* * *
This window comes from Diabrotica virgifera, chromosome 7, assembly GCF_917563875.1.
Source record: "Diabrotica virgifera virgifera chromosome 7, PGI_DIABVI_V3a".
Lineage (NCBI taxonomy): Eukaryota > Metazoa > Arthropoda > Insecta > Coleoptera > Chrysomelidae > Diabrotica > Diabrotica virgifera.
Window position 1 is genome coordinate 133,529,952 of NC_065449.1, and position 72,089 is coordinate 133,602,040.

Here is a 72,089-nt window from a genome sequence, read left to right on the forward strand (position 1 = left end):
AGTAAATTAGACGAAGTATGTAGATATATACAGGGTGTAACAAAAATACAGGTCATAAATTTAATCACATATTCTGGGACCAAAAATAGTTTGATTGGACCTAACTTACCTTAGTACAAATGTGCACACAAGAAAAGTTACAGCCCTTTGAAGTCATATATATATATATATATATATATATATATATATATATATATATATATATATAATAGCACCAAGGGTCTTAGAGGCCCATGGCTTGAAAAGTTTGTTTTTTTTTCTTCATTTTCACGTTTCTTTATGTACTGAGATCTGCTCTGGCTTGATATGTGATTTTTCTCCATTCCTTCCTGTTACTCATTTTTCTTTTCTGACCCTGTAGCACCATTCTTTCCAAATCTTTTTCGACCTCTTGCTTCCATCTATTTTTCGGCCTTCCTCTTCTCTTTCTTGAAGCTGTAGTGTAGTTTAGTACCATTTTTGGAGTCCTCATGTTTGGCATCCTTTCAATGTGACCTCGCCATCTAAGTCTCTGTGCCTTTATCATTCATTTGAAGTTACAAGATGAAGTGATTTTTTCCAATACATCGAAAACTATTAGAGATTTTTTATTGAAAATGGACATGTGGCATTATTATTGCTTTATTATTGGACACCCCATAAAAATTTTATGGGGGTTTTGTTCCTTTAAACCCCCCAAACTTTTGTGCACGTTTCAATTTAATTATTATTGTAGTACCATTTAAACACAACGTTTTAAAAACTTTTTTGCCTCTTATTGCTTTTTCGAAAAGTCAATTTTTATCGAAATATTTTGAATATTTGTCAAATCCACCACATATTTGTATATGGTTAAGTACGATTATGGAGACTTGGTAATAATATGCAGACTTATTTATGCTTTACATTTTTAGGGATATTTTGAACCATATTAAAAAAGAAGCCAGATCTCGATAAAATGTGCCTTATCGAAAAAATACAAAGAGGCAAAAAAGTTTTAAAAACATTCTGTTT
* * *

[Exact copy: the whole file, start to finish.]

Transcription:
This window comes from Diabrotica virgifera, chromosome 7, assembly GCF_917563875.1.
Source record: "Diabrotica virgifera virgifera chromosome 7, PGI_DIABVI_V3a".
Lineage (NCBI taxonomy): Eukaryota > Metazoa > Arthropoda > Insecta > Coleoptera > Chrysomelidae > Diabrotica > Diabrotica virgifera.
Window position 1 is genome coordinate 133,529,952 of NC_065449.1, and position 72,089 is coordinate 133,602,040.

Here is a 72,089-nt window from a genome sequence, read left to right on the forward strand (position 1 = left end):
AGTAAATTAGACGAAGTATGTAGATATATACAGGGTGTAACAAAAATACAGGTCATAAATTTAATCACATATTCTGGGACCAAAAATAGTTTGATTGGACCTAACTTACCTTAGTACAAATGTGCACACAAGAAAAGTTACAGCCCTTTGAAGTCATATATATATATATATATATATATATATATATATATATATATATATATATATAATAGCACCAAGGGTCTTAGAGGCCCATGGCTTGAAAAGTTTGTTTTTTTTTCTTCATTTTCACGTTTCTTTATGTACTGAGATCTGCTCTGGCTTGATATGTGATTTTTCTCCATTCCTTCCTGTTACTCATTTTTCTTTTCTGACCCTGTAGCACCATTCTTTCCAAATCTTTTTCGACCTCTTGCTTCCATCTATTTTTCGGCCTTCCTCTTCTCTTTCTTGAAGCTGTAGTGTAGTTTAGTACCATTTTTGGAGTCCTCATGTTTGGCATCCTTTCAATGTGACCTCGCCATCTAAGTCTCTGTGCCTTTATCATTCATTTGAAGTTACAAGATGAAGTGATTTTTTCCAATACATCGAAAACTATTAGAGATTTTTTATTGAAAATGGACATGTGGCATTATTATTGCTTTATTATTGGACACCCCATAAAAATTTTATGGGGGTTTTGTTCCTTTAAACCCCCCAAACTTTTGTGCACGTTTCAATTTAATTATTATTGTAGTACCATTTAAACACAACGTTTTAAAAACTTTTTTGCCTCTTATTGCTTTTTCGAAAAGTCAATTTTTATCGAAATATTTTGAATATTTGTCAAATCCACCACATATTTGTATATGGTTAAGTACGATTATGGAGACTTGGTAATAATATGCAGACTTATTTATGCTTTACATTTTTAGGGATATTTTGAACCATATTAAAAAAGAAGCCAGATCTCGATAAAATGTGCCTTATCGAAAAAATACAAAGAGGCAAAAAAGTTTTAAAAACATTCTGTTT